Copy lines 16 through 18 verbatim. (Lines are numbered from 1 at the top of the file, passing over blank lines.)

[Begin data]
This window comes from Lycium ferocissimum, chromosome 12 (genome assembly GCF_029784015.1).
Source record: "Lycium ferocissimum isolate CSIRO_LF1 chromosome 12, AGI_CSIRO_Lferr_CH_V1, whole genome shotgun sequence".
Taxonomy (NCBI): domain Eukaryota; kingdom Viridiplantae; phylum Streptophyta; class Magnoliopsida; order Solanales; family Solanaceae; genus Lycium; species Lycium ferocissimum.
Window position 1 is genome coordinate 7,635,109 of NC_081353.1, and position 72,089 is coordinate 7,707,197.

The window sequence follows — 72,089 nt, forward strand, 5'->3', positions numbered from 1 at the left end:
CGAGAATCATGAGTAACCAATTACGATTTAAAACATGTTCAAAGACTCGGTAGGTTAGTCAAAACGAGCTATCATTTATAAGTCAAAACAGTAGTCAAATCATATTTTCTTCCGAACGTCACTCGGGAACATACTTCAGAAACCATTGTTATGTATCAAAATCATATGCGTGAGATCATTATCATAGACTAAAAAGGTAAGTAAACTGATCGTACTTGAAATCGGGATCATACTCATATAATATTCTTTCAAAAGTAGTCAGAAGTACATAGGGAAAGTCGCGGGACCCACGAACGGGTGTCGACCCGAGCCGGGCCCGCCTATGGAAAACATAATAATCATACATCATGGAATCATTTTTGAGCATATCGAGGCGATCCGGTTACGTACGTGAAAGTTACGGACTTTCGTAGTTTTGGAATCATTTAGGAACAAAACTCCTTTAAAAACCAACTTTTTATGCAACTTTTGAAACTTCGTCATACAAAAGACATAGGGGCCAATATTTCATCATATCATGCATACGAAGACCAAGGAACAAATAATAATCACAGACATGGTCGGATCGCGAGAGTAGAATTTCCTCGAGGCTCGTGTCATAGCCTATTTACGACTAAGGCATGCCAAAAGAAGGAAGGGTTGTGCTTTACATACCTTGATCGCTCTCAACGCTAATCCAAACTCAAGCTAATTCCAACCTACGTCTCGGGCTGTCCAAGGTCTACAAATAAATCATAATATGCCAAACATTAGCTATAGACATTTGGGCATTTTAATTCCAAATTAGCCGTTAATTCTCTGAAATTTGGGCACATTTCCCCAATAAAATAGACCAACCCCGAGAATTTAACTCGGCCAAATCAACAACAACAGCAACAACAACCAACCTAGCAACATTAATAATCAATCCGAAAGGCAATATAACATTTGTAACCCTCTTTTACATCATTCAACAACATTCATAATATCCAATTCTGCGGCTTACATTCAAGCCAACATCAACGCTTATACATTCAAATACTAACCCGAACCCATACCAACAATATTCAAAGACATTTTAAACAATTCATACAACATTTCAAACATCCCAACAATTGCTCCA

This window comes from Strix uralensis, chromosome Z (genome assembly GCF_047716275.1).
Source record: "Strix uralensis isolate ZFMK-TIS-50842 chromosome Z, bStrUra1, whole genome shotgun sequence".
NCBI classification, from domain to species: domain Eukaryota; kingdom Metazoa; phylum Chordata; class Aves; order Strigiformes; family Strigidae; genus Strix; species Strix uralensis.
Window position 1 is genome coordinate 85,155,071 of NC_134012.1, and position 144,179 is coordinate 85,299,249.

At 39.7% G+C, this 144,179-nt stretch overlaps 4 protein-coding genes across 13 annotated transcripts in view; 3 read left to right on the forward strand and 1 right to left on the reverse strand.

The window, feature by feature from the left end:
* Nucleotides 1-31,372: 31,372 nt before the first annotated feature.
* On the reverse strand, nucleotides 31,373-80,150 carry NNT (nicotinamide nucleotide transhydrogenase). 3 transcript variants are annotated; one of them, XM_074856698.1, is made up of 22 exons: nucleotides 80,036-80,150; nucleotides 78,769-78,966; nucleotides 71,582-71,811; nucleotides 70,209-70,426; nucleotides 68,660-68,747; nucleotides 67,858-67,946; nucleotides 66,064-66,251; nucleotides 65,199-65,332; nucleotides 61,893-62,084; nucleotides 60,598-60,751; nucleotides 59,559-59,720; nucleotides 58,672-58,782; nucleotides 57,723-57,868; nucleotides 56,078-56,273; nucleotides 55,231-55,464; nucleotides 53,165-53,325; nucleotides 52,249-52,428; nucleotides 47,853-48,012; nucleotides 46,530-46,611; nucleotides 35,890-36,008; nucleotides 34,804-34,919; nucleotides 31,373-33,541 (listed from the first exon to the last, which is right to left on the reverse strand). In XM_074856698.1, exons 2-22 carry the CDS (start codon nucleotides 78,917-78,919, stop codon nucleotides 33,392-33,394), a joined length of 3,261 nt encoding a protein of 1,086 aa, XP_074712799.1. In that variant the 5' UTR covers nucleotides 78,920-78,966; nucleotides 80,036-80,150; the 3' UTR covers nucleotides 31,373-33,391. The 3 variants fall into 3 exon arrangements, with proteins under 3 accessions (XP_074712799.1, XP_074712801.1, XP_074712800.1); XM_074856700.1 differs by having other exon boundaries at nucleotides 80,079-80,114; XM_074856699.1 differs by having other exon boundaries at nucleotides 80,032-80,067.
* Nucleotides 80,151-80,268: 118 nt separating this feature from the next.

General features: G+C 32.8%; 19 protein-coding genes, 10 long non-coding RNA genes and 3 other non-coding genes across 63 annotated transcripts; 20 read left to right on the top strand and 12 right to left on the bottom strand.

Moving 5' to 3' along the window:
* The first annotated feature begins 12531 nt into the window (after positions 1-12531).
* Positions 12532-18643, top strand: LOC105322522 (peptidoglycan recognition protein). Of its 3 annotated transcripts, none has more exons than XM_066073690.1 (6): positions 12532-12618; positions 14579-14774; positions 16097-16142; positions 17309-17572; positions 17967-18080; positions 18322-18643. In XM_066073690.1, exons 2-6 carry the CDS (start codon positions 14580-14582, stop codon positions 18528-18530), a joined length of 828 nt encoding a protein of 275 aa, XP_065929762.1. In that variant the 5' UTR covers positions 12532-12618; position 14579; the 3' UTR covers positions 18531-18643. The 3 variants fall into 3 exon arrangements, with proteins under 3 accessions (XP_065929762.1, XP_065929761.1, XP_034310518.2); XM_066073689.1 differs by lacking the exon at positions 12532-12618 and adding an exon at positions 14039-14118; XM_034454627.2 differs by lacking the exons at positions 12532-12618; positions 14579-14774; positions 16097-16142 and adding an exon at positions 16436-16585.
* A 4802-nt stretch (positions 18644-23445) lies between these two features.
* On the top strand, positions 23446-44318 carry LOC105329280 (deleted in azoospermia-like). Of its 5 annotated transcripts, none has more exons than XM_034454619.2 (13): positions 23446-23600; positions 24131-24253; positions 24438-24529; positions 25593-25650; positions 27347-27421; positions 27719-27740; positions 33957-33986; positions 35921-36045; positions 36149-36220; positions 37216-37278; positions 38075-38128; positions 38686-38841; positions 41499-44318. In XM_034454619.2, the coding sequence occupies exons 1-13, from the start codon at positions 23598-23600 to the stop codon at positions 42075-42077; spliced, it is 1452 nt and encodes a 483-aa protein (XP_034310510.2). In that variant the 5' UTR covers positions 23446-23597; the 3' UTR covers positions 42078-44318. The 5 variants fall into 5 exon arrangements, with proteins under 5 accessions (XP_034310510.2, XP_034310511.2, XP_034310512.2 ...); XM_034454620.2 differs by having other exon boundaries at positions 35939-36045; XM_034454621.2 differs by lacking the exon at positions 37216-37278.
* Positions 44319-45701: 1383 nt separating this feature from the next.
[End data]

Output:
General features: G+C 32.8%; 19 protein-coding genes, 10 long non-coding RNA genes and 3 other non-coding genes across 63 annotated transcripts; 20 read left to right on the top strand and 12 right to left on the bottom strand.

Moving 5' to 3' along the window:
* The first annotated feature begins 12531 nt into the window (after positions 1-12531).